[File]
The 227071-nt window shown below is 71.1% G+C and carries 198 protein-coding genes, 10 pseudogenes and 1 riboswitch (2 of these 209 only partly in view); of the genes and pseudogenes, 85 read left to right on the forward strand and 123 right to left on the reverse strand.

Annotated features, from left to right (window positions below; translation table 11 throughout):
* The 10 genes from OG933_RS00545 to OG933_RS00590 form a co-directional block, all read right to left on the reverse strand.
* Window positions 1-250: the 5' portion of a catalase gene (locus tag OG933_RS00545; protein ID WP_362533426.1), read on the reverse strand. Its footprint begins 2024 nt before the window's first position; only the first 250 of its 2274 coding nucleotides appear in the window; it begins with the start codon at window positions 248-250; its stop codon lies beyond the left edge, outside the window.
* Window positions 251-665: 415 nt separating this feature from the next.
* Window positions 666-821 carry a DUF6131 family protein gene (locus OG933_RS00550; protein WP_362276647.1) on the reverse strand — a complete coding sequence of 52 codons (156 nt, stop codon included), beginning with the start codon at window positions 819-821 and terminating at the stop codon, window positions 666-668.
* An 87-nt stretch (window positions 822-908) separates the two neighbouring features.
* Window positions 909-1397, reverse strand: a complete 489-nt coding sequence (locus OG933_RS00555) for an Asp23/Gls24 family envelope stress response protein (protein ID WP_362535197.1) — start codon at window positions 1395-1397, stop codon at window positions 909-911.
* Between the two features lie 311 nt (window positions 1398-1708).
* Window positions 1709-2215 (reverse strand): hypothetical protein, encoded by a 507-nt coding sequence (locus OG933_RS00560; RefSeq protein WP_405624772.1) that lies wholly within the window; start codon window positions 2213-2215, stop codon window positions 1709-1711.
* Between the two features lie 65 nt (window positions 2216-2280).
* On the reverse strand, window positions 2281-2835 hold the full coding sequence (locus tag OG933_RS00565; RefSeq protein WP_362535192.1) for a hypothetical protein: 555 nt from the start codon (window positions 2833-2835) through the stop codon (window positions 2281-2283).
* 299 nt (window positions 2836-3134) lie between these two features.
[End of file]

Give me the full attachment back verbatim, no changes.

The 227071-nt window shown below is 71.1% G+C and carries 198 protein-coding genes, 10 pseudogenes and 1 riboswitch (2 of these 209 only partly in view); of the genes and pseudogenes, 85 read left to right on the forward strand and 123 right to left on the reverse strand.

Annotated features, from left to right (window positions below; translation table 11 throughout):
* The 10 genes from OG933_RS00545 to OG933_RS00590 form a co-directional block, all read right to left on the reverse strand.
* Window positions 1-250: the 5' portion of a catalase gene (locus tag OG933_RS00545; protein ID WP_362533426.1), read on the reverse strand. Its footprint begins 2024 nt before the window's first position; only the first 250 of its 2274 coding nucleotides appear in the window; it begins with the start codon at window positions 248-250; its stop codon lies beyond the left edge, outside the window.
* Window positions 251-665: 415 nt separating this feature from the next.
* Window positions 666-821 carry a DUF6131 family protein gene (locus OG933_RS00550; protein WP_362276647.1) on the reverse strand — a complete coding sequence of 52 codons (156 nt, stop codon included), beginning with the start codon at window positions 819-821 and terminating at the stop codon, window positions 666-668.
* An 87-nt stretch (window positions 822-908) separates the two neighbouring features.
* Window positions 909-1397, reverse strand: a complete 489-nt coding sequence (locus OG933_RS00555) for an Asp23/Gls24 family envelope stress response protein (protein ID WP_362535197.1) — start codon at window positions 1395-1397, stop codon at window positions 909-911.
* Between the two features lie 311 nt (window positions 1398-1708).
* Window positions 1709-2215 (reverse strand): hypothetical protein, encoded by a 507-nt coding sequence (locus OG933_RS00560; RefSeq protein WP_405624772.1) that lies wholly within the window; start codon window positions 2213-2215, stop codon window positions 1709-1711.
* Between the two features lie 65 nt (window positions 2216-2280).
* On the reverse strand, window positions 2281-2835 hold the full coding sequence (locus tag OG933_RS00565; RefSeq protein WP_362535192.1) for a hypothetical protein: 555 nt from the start codon (window positions 2833-2835) through the stop codon (window positions 2281-2283).
* 299 nt (window positions 2836-3134) lie between these two features.